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The caterpillars are beautiful, and contrast so well against the blue green foliage of the rue. The yellow on the caterpillars’ body even matches the shade of the rue blossoms.

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I don’t mind that they are making a meal of the rue’s tender leaf tips or have munched off some of the flowers. Rue (Ruta graveolens) easily self-sows in my Connecticut gardens. A few volunteer rue have sprung up here and there from seeds dropped by the mother plants last year. These caterpillars are actually doing me a favor. Their meal of rue flowers and leaf tips means less deadheading for me later this season. Plus, I anticipate the joy of watching black swallowtail butterflies (Papilio polyxenes) flit about the gardens after the caterpillars have their fill of food and undergo their amazing transformation.

Rue is an aromatic, shrubby perennial preferring dry, rocky soils. It’s a perennial with both positive and negative attributes. Rue has dainty, rounded, blue-green leaves and, with a small bit of shaping, grows into a 1-2 foot rounded form. It’s yellow flowers attract pollinators and, in my area, one big plus is that deer do not browse rue shrubs.

Rue is often mentioned as a traditional herb garden plant. While historically listed as a medicinal herb, rue leaves can be toxic if ingested (seems that deer know this!), and the sap can cause a blistery skin rash.  If you have sensitive skin, do not work around rue unless your hands and arms are well protected. I’ve grown rue for years and, though very sensitive to poison ivy, I have not developed a rash from rue. Still, when pruning rue I’m careful to keep sap from contacting my skin.

According to the Missouri Botanical Garden website, rue is native to Southern Europe. It’s self-sowing habits have allowed it to spread in some areas. It’s best to deadhead rue flowers to prevent seed production. Plants will self-sow if seeds are left to form and fall. Visit  the Go Botany page about rue to learn more.

Fortunately, black swallowtails use plants besides rue as hosts. If you rue the thought of growing rue, you can attract black swallowtails with plants in the parsley (Apiaceae) family such as Queen Anne’s Lace, carrots, dill, and celery.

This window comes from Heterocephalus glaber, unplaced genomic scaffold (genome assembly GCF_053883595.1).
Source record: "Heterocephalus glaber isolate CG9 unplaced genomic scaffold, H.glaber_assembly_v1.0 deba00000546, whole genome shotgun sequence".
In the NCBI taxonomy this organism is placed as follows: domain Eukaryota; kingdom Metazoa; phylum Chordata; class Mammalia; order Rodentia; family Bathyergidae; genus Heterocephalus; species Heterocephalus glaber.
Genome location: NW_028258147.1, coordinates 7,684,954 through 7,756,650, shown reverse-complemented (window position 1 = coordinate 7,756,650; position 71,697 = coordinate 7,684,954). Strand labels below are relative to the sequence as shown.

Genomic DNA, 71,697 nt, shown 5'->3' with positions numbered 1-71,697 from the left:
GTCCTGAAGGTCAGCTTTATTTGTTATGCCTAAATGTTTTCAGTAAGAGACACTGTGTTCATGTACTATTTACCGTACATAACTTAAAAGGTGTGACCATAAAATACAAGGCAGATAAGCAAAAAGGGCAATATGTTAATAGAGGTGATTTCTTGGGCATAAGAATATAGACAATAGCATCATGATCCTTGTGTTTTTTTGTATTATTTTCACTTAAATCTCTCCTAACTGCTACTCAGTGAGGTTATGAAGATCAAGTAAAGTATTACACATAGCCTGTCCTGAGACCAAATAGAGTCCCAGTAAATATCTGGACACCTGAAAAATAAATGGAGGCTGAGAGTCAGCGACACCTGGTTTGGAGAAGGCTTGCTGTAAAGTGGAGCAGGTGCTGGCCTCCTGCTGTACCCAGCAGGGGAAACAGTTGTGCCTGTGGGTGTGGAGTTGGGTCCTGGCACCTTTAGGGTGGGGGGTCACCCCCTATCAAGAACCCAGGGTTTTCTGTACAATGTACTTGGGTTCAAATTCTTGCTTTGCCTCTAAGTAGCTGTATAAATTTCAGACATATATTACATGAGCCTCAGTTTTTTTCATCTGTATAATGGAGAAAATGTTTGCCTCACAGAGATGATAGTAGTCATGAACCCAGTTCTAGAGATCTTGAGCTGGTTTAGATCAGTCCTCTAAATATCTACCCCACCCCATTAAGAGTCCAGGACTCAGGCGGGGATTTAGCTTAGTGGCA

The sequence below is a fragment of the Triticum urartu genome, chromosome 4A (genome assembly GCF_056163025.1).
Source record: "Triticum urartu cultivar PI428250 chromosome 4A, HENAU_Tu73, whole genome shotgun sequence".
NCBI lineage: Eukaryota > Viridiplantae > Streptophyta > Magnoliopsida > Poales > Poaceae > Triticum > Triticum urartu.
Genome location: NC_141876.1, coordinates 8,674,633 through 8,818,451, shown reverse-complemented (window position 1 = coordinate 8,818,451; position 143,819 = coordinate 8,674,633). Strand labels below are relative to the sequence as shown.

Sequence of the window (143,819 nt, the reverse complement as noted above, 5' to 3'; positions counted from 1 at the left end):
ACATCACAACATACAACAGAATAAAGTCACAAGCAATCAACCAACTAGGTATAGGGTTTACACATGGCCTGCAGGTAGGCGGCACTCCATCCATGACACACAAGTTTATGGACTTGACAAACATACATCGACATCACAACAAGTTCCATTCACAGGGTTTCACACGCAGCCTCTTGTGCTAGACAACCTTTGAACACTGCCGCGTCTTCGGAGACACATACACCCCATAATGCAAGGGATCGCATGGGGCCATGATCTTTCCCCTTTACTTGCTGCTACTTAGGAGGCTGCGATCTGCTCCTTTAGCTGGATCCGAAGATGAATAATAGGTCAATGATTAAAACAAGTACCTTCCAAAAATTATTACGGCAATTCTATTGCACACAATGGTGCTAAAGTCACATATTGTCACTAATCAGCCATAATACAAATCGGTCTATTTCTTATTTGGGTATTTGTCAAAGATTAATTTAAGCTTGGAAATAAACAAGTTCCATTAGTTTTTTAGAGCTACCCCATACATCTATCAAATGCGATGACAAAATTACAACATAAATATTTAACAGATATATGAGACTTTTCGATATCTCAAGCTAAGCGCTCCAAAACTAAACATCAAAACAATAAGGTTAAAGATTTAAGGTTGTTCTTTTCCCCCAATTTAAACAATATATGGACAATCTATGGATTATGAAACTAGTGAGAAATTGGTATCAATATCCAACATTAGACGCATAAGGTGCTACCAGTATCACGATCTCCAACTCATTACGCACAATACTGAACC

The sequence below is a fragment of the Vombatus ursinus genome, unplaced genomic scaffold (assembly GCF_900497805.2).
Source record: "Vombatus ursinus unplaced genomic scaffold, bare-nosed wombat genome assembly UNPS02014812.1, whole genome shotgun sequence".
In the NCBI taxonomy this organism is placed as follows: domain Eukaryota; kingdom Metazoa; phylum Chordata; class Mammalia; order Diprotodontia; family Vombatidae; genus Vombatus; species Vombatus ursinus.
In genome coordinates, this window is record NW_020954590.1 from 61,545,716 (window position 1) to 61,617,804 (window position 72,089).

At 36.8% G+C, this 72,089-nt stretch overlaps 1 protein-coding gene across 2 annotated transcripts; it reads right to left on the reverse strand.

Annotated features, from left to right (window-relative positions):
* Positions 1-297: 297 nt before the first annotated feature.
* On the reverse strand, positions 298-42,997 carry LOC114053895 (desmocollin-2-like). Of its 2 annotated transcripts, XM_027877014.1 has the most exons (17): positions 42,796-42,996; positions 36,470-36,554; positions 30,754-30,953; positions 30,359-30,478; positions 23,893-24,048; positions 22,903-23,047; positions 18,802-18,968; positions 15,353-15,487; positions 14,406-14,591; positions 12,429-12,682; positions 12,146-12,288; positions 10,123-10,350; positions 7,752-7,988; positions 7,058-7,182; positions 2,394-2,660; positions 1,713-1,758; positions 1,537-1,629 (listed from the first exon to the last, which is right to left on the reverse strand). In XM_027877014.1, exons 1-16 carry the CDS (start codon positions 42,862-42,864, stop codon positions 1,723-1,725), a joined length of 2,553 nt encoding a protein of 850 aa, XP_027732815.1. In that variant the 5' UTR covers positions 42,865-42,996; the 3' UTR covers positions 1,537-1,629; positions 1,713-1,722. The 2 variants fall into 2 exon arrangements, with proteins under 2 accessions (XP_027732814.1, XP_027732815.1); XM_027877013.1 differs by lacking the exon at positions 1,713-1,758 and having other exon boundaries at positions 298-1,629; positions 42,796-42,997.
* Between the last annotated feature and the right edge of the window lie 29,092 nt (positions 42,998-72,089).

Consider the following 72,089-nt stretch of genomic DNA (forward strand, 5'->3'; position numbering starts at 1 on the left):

Have you seen any of these caterpillars in your garden this year?

Digiprove sealCopyright secured by Digiprove © 2013 Joene Hendry

Papaloquelite–You Can Grow That!

If you are looking to spice up your summer cooking and are a fan of cilantro, papaloquelite is an annual herb worth trying. Native to Central America, papaloquelite can be started indoors from seed or sown outdoors after danger of frost has passed in northern climates. For lovers of gardening and Mexican foods, papaloquelite is definitely a You Can Grow That! plant.

Papaloquelite (Porophyllum ruderale) will attract attention – in my zone 6 Connecticut garden it grew to 4 feet tall. It has lovely blue-green leaves that emit a cilantro-like aroma when brushed.

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Because I like to observe and understand just how new-to-me plants grow, I allowed papaloquelite to grow into late summer until it began to flower.  However, like many herbs, papaloquelite’s flavor is best when the leaves are young. I can attest that older leaves tend toward the bitter side and are less tender. Fortunately, each plant throws out many side shoots of tender, young leaves which are best used fresh. Like cilantro, papaloquelite loses its flavor when cooked.

If left to grow to full height, papaloquelite is best planted as a background plant. It will easily reach 4 to 5 feet in height if not pruned to maintain a shorter stature and will shade other plants growing between it and the sun. Papaloquelite can also be grown in containers in full sun.

Papaloquelite does not bolt in summer heat, as cilantro does, so those who love cilantro-like flavor can use young papaloquelite leaves as fresh garnish all summer.

On the 4th of each month, C.L. Fornari at Whole Life Gardening urges garden bloggers to champion the virtues of gardening by sharing You Can Grow That! suggestions. Read the rest of the May 2013 posts, as well as previous posts, at the You Can Grow That! website. You are bound to get some ideas for trying something new in your garden.

 

 

Digiprove sealCopyright secured by Digiprove © 2013 Joene Hendry